MEd 11: So what does this all mean?

Yesterday I finished my research interviews and took to looking at the data. In total, eight participants were interviewed and this has provided some good insight into our service. This blog post will review and reflect on my key findings. All participants were openly asked if they knew of our team and what we do before the interview began. This enabled me to provide those who needed it with an overview of the service remit to help contextualise the interview. None of the participants had used the service as intended. This allowed me to focus on issues surrounding why they have no used the service.

Mode of delivering study support

The overwhelming preference for study support seems to be on a personalised, contextualised 1:1 basis. The desired mode of this delivery heavily varied between participants. Some insisted that the content needed to be delivered face:face, though the majority did not care how the content was delivered (email, phone, skype etc.) as long as it was personalised to them. Though only one participant mentioned electronic/distance/internet appointments unprompted, all participants viewed them as a useful way to engage the team (more on this later).

What support?

The unfortunate thing that this research has highlighted is that the vast majority of what the students want – constitutes things we currently offer already. This was the hardest part of the research as I had to carefully control my facial expressions and body language to ensure I did not influence the participants. The worst part of this was to not reveal we’re doing this stuff mid-interview – particularly difficult when someone describes their need for a service in intricate detail and it is already something you offer. This information is useful however as it highlights the need to work on our team profile, developing our marketing to ensure students know what we do and where we are.

Why have you not used the service?

This was the most interesting question of them all. The surface issues indicated students had not used the service as they did not know of it or did not understand its full remit. On further investigation however, asking students if they would use the service led to some interesting discussions. The first issue that usually came up involved time or schedules. Participants felt they could probably utilize the help but would not be able to access it in a convenient way. Unprompted they were asked how they would like support – many would prefer additional times to those offered while some suggested but some suggested online services may be more useful. Once again however there was a focus on tutor support and personalisation.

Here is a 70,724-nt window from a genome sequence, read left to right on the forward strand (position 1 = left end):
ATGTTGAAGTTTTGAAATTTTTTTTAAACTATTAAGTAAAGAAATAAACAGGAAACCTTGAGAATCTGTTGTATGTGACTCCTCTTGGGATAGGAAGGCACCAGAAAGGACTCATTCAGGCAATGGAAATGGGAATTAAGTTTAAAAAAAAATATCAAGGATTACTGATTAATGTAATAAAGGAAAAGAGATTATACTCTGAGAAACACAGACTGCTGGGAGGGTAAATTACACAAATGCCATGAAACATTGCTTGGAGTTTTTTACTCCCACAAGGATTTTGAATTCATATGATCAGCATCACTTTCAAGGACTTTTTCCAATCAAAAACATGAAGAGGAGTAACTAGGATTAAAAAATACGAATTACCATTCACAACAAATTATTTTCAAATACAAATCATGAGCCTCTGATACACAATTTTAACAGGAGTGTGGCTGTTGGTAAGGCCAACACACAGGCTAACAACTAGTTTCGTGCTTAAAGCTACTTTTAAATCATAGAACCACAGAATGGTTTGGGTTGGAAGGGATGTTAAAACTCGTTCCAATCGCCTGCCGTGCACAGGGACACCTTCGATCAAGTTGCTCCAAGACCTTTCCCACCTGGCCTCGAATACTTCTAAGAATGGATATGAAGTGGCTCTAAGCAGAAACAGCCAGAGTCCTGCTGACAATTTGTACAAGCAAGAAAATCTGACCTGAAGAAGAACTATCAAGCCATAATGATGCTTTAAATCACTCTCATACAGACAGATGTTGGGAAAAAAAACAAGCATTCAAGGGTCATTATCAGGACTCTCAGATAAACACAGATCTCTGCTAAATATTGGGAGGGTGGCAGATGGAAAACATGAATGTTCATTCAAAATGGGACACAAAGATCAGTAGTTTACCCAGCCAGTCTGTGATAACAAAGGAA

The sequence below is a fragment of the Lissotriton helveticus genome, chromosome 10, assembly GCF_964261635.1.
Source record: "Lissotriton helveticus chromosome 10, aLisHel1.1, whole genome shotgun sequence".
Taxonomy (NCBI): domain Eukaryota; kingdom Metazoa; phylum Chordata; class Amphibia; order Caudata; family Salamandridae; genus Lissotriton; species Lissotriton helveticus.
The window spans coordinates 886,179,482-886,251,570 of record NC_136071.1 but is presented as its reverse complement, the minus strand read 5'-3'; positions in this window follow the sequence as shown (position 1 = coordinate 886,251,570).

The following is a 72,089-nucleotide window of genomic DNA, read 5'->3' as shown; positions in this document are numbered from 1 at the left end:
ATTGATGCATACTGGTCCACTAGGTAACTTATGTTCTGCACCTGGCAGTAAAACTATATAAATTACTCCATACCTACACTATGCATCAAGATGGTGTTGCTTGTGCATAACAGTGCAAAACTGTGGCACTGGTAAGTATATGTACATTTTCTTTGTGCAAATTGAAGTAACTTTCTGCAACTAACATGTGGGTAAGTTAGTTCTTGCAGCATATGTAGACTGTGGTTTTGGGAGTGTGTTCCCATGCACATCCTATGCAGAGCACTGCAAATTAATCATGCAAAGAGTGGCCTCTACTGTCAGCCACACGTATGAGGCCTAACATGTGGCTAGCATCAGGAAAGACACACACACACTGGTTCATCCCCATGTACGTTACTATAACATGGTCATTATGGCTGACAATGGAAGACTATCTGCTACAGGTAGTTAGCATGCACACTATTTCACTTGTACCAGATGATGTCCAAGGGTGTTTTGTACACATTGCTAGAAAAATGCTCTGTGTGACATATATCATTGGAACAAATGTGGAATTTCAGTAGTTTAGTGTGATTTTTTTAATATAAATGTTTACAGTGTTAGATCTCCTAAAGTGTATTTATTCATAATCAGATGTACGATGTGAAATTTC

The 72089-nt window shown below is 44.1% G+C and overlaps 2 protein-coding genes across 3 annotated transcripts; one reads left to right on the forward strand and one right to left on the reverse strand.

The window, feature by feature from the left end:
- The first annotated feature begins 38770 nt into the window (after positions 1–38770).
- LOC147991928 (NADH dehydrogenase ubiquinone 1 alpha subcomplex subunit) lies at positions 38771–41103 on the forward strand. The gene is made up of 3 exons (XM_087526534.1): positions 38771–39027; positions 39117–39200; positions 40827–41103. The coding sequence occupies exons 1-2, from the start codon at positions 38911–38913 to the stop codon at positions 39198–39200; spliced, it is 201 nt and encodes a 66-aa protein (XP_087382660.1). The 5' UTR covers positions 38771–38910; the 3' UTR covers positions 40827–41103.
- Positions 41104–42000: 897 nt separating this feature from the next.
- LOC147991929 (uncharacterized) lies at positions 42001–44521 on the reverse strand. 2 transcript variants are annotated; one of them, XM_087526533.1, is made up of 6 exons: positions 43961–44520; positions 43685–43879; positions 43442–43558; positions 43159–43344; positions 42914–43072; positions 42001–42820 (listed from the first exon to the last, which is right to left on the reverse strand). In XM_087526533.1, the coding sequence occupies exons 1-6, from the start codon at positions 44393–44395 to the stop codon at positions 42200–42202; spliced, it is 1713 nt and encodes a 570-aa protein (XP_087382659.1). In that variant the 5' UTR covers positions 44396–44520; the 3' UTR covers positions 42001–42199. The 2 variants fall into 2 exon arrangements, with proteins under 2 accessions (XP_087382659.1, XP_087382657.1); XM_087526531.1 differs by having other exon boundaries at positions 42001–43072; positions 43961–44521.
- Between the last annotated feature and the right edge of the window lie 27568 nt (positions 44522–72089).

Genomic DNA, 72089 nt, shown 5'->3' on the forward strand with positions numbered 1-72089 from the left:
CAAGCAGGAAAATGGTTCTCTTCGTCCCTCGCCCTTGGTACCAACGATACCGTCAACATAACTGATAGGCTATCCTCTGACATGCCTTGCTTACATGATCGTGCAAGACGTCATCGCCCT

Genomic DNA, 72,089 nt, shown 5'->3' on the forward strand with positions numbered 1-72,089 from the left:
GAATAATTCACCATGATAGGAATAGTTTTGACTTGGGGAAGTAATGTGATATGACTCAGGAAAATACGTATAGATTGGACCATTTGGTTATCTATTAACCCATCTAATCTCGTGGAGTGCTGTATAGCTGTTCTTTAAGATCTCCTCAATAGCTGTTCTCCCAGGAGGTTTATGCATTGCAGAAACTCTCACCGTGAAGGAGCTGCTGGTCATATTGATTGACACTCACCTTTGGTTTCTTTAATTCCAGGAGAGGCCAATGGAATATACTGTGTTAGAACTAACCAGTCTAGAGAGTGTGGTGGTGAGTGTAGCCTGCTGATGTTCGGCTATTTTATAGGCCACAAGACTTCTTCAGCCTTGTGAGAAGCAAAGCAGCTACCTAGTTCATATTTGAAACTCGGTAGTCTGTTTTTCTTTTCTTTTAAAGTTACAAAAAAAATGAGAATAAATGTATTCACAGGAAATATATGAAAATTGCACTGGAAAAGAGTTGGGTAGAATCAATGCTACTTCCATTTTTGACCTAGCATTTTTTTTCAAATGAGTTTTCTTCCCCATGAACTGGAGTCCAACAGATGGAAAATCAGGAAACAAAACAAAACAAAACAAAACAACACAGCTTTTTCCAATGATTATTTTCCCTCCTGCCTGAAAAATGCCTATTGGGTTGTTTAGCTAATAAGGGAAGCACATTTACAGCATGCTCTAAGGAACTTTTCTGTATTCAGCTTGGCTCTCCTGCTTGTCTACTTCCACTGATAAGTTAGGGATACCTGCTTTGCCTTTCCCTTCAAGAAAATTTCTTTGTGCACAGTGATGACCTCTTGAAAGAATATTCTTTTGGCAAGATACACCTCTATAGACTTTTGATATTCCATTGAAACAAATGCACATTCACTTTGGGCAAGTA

The largest issue however was to do with the principle of asking for help itself. This was the most difficult issue to address with the participants. Asking them if there is stigma with asking for help. Some of them opened up and really demonstrated the vulnerability they feel when seeking help. How it makes the feel weak and ‘look weak’. There was a lot of reflection on how strength is revered in society so they feel like they must live up to that and not show weakness. Not in this competitive world. Some felt issues with looking stupid or feeling like they were bothering staff.

Underlying themes also included peer support and departmental support as a crucial way to develop skills. Those who spoke of this highlighted the strength of skills contextualised to their discipline or the comfort from receiving help from students who understood their disciplinary content too.

 So what?

My overwhelming feeling at this stage is that this I have only begun to scratch the surface. Speaking to only eight individuals has given a good foundation to the issues, but has not really given me the depth I need to draw out any themes. The good news in this is that there is definitely something interesting there that warrants further research. While not a groundbreaking piece of research, this has really given me a taste for research again and has provided some valuable points to reflect on for the future.


The scary thing now is finalising my 1,000 reflection on all of this before Friday. I am so happy I got the research together, but feel overwhelmed by how long this took for a non-assessed task. I just need to look forward now and plan my time effectively to get these two assignments finished.

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